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John Schmiedeler is changing the lives of Benedictine basketball players

Starting in a one-room school in rural Kansas, John Schmiedeler ’52, stood out nationwide in learning, athletic ability and exceptional service to others. Joining a respected and growing group of benefactors to Benedictine College, John and his wife, Rosemary, now change the lives of young basketball players who have a financial need and want to attend Benedictine College.

President Stephen Minnis told me, “It’s amazing to see a scholarship set up, and so humbling in light of the fact that John and Rosemary have committed to change the lives and futures of young people. Benedictine College needs more alumni and friends like them who will contribute towards training more young people here. Again and again, so many contributors make it clear that this is their personal goal.”

John Schmiedeler passed away three years ago, but he lives on both in spirit and in his legacy that is giving young people a start in life they might not have otherwise had. Friends have called him “a private person who led an eventful life.”

You may want to know more about a contributor to Benedictine as quiet and humble as John. One of six children, his education began in a one-room school in a tiny township called Pyke near Abilene, Kansas. What is now St. Thomas Aquinas High School was then St. Joseph’s, where John graduated in 1948. He then attended St. Benedict’s College, graduating in 1952 and eventually De Paul University in 1957. During college, he enlisted in the United States Army and learned to aim Howitzers, shoot basketballs, and hit baseballs for the Second Infantry Division.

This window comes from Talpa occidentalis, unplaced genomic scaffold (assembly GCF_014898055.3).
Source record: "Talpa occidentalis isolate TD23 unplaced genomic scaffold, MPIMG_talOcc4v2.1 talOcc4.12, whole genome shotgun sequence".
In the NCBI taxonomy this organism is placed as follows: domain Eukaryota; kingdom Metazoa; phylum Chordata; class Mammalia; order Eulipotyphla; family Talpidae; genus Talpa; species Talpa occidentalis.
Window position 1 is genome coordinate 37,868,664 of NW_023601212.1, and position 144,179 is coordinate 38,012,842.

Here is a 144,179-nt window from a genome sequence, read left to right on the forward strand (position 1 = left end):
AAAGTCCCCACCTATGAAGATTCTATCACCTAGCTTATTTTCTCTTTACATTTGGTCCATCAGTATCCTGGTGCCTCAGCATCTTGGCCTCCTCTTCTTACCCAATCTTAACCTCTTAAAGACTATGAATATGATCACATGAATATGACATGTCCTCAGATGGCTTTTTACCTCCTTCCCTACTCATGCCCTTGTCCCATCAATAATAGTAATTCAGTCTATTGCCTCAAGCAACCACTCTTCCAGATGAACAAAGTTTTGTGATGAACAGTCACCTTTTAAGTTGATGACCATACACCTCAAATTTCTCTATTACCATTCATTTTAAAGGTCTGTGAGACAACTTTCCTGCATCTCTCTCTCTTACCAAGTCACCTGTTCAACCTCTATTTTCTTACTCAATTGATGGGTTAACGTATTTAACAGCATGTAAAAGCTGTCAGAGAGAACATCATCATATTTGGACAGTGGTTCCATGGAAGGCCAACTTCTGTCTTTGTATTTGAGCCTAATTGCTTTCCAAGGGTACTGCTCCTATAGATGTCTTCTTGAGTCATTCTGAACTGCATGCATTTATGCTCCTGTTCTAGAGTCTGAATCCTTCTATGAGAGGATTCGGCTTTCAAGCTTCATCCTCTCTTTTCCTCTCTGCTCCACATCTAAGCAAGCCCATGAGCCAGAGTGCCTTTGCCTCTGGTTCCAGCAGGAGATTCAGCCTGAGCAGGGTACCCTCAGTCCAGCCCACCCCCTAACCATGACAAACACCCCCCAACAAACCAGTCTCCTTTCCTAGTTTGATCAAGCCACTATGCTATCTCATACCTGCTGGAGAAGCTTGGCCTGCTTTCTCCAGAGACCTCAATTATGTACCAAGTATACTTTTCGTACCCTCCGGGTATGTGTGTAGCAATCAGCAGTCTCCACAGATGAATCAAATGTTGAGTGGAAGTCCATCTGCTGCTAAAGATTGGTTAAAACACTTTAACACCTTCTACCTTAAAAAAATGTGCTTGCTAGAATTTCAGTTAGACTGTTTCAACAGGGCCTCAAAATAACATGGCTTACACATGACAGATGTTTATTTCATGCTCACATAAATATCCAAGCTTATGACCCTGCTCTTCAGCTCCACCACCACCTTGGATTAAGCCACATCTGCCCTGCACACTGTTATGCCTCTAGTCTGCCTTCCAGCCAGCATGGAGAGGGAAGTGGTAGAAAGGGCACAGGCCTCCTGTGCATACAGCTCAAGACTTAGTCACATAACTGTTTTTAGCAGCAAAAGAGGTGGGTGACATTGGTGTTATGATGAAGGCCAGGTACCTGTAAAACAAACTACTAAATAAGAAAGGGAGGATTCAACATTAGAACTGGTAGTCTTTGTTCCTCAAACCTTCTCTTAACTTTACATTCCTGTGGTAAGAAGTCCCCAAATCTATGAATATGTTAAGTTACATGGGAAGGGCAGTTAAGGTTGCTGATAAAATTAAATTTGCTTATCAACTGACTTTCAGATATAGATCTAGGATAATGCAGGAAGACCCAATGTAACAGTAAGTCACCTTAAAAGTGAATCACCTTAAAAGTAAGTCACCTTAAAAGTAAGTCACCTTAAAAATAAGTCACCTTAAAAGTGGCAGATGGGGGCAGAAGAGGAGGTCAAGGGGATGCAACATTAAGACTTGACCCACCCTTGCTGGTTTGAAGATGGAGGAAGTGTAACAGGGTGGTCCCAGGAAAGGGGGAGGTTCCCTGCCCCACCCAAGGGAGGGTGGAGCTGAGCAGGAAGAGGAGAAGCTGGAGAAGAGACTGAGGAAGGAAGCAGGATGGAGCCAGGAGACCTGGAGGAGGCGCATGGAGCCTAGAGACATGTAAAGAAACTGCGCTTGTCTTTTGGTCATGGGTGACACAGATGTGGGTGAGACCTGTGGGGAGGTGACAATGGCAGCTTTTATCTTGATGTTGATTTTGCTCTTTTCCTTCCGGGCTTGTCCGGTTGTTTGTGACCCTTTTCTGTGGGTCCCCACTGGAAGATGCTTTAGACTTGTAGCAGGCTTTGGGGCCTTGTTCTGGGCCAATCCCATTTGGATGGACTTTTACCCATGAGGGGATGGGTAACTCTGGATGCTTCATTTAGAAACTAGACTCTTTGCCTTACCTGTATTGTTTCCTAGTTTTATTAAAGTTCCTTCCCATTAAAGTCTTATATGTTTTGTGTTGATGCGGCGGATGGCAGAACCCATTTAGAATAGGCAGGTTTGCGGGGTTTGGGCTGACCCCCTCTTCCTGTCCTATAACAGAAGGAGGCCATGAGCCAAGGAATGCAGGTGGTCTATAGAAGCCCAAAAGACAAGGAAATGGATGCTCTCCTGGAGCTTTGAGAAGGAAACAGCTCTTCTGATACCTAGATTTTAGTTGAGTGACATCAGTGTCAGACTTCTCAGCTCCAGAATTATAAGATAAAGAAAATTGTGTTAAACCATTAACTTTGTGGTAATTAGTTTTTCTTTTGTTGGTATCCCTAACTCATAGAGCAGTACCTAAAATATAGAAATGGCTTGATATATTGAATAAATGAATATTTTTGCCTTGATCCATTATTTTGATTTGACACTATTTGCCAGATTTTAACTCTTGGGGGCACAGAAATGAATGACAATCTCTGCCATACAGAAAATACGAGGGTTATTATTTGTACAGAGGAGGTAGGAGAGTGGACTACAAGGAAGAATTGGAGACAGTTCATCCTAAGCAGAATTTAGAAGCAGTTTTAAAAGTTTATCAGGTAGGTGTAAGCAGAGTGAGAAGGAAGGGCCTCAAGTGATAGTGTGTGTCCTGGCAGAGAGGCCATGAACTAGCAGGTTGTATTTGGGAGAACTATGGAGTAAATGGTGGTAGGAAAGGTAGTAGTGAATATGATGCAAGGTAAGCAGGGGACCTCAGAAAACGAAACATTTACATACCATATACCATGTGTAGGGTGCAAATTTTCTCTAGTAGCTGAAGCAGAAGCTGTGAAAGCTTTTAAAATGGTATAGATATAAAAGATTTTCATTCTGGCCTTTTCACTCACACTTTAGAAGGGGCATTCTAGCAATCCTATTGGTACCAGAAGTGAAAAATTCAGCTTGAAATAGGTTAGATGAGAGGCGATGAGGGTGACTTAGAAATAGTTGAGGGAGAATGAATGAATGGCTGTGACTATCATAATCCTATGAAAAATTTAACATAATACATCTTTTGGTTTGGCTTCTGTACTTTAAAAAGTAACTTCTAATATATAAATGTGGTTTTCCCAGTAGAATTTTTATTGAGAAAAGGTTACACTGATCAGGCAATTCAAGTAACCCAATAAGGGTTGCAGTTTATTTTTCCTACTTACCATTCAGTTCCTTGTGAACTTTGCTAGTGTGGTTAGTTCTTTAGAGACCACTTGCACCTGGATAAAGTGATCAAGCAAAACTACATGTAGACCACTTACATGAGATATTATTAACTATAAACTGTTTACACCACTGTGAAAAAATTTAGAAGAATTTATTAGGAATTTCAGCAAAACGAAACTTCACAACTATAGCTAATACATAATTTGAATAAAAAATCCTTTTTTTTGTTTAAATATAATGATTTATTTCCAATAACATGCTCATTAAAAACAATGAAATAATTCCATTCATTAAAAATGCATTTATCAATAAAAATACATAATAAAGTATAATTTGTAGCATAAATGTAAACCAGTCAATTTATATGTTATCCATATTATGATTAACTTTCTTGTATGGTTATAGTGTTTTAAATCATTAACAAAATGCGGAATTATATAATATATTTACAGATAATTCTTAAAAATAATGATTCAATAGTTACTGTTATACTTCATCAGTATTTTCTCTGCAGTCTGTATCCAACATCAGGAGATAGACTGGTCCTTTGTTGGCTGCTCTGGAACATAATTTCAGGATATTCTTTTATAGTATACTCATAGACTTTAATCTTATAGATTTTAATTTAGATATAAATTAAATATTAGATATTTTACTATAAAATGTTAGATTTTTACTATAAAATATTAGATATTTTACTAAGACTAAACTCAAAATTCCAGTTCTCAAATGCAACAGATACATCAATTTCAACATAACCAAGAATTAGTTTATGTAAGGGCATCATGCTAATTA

John married Rosemary Kinsella following her graduation from Mount St. Scholastica College in 1952. They had seven daughters, Patricia, Suzanne, Dorothy, M. Teresa, Judith, Kathleen and Mary Jo.

He later served as athletic director for a school and a college before becoming the first layman in the United States to serve as a Superintendent of Schools. John Schmiedeler led the Catholic Diocese of Kansas City-St. Joseph for many years. He went on to manage the clubhouse for the Kansas City Athletics, including their season during the 1960 All-Star Games, and coached the Israeli National Basketball team starting in 1970 as they trained for the Munich Olympics in 1972. John received the Frank Cramer Award from the NAIA in 1996 for his volunteer service.

What a life of tremendous humility and leadership! In his honor, the John L. Schmiedeler Scholarship is awarded to basketball players, and the reward may be renewed annually to scholar athletes who remain in good academic standing and abide by all NAIA rules. Our faith is built on such men and women as John—men and women who will have enduring influence on future generations of young people they may never meet in this life.

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